We’ve all been there. You accidentally drop a bit of food on the floor. You pick it up. Should you eat it?
Well, it depends. How delicious is that food? How dirty is that floor? Should you invoke the “five-second rule” and pop the yummy morsel into your mouth?
We all grew up hearing this rule: Food dropped on the ground is okay to eat if you pick it up within five seconds. If you react quickly enough, surely that cookie didn’t have time to get contaminated. Parents live by this.
Unfortunately, a disappointing new study published in the journal Applied and Environmental Microbiology finds that the so-called five-second rule is bogus. It turns out that food picks up bacteria as soon as it hits the ground, although the amount of bacteria depends on how wet the food is and what kind of surface the food gets dropped on.
In light of that, what are parents supposed to do now?
“You just have to use common sense,” advised Dr. Patricia Emmanuel, chair of the Department of Pediatrics at USF Health. “If you drop food on a locker-room floor or a bathroom floor, it’s a lot different than if you’re in your living room and a cookie falls on the floor. In a normal child with a normal immune system, it’s probably not going to hurt if you drop a cookie and you pick it up and give it to them.”
The Rutgers University researchers who conducted this peer-reviewed study – aptly titled “Is the Five-Second Rule Real?” – were really, really thorough about dropping food on the ground.
They dropped four kinds of food – watermelon, bread and butter, plain dry bread, and gummy bears. They tested four types of flooring – wood, carpet, stainless steel and ceramic tile. They measured how much bacteria got on the food after four different lengths of time on the floor – less than a second, five seconds, 30 seconds and five minutes.
The results: The wettest food, watermelon, picked up the most bacteria. Gummy bears picked up the least, and bread was in the middle. Tile and steel floors transferred more germs than carpet or wood.
Bacteria got on the food immediately, although the longer the food was left on the floor, the more germs it picked up.
The unanswered question here is: What kind of germs are on your floor?
News reports about the study have drummed up a lot of buzz and debate about how seriously to take this.
After The New York Times published a story about the five second rule , an Indiana University pediatrics professor responded with an essay noting that such things as cell phones, kitchen sponges, cash, ATM buttons and gas pump handles probably have more germs than your kitchen floor. He added that the best way to prevent food-borne illness is to simply wash your hands before you eat.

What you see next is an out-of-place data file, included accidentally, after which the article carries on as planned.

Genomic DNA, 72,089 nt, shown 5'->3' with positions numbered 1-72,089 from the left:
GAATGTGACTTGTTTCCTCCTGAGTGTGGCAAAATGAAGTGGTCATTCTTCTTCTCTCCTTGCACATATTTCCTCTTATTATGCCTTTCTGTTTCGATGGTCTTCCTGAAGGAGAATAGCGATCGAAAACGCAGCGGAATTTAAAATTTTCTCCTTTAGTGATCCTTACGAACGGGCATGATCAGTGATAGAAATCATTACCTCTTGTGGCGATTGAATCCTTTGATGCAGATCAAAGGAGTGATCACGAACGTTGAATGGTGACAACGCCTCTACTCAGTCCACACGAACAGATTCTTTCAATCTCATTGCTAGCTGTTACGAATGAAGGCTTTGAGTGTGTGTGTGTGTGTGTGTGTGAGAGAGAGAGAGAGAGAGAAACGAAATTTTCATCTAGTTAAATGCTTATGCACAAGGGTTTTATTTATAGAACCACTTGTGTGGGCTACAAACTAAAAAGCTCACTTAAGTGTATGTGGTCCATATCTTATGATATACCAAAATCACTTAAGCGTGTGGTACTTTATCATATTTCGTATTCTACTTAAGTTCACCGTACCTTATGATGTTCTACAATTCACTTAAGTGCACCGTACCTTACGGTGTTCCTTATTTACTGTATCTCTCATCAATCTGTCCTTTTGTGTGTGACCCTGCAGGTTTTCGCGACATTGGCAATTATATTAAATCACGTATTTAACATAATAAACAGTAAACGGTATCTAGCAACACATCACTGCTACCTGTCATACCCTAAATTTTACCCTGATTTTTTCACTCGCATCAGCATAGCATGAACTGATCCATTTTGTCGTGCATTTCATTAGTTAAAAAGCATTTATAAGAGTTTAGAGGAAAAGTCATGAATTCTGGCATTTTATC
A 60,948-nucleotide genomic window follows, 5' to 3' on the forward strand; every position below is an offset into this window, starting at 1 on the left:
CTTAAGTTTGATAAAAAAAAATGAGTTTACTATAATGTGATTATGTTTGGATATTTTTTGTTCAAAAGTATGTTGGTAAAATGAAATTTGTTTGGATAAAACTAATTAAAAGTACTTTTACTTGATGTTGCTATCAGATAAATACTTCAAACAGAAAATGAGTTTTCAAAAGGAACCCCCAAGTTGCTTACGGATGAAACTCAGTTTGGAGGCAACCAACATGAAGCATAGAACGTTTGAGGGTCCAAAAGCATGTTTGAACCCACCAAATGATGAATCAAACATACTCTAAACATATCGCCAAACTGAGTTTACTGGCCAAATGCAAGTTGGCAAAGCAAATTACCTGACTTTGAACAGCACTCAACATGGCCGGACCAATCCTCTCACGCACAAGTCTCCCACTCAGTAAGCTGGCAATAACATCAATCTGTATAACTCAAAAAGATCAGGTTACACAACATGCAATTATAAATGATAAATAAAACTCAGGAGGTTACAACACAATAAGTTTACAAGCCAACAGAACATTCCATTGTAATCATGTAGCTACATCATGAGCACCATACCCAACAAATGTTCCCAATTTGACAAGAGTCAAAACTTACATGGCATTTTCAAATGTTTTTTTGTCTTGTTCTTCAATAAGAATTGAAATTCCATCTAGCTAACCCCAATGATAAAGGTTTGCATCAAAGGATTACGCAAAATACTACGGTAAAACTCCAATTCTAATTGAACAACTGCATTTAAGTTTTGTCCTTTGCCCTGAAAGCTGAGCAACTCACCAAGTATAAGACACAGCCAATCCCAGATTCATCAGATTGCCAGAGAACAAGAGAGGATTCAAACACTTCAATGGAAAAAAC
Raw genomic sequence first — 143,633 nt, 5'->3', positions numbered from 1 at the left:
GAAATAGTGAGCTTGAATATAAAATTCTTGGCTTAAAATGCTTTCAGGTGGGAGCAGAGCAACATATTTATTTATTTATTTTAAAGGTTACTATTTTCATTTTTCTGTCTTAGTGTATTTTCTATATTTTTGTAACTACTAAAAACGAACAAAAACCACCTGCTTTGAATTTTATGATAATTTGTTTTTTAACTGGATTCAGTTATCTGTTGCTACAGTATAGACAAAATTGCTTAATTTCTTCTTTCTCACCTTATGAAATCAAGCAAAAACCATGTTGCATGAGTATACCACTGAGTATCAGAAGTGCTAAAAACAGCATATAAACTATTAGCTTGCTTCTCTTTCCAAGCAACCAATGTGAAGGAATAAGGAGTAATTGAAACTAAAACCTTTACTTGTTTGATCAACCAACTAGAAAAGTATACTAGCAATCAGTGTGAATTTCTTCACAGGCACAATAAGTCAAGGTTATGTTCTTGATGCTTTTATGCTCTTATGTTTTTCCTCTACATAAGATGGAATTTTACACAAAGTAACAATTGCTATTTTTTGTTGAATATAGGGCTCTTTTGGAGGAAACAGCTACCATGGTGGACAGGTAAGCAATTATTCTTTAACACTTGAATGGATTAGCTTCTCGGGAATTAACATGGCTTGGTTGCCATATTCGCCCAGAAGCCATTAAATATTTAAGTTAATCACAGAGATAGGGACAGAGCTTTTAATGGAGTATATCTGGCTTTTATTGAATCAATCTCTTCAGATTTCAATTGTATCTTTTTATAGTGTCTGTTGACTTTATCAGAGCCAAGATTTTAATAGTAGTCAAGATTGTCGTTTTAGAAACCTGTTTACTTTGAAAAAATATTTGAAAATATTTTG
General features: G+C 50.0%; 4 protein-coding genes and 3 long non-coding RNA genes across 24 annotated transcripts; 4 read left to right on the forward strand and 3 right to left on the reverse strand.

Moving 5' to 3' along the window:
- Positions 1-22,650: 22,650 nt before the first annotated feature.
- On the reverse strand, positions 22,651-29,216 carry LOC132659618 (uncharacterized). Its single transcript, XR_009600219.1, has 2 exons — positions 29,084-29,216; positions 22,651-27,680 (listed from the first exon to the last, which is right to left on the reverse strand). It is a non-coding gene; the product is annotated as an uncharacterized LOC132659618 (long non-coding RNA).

“If I drop food on the floor, I still eat it,” wrote the professor, Dr. Aaron E. Carroll. “The harm I might get from the floor is not worth my concern compared with many, many other things.”
Emmanuel added that researchers believe a lack of early childhood exposure to germs makes children more susceptible to allergies. In other words, a little dirt isn’t the end of the world. “Keeping your child in a completely sterile environment isn’t the best thing. Families that have pets and large numbers of children have fewer allergies and less asthma.”
Realistically, Tampa Bay parents say they won’t be abandoning the five-second rule anytime soon.
“When you see where a kid’s hands go, a little food off the floor is not an issue,” said Merrilyn Carey Johnson, a Zephyrhills pre-K teacher and mother of two. “My sister’s immunology professor in medical school told her class that all kids’ toys should be rolled in dirt before they are given to them. A little germ exposure is a good immune system boost.”
Erin Huelskamp, artistic director of St. Petersburg’s Sunshine City Opera and a mother of 1-year-old twins, agreed: “When it comes to germs, you want them to build their little immune systems.”
“In my house, food gets on the floor all the time. I let my children eat it – within reason,” she said. “It’s one thing if it’s Goldfish crackers. If a cupcake hits the floor, I’m not going to scrape up the icing.”
Mike Brassfield is a contributor to TGH Health News.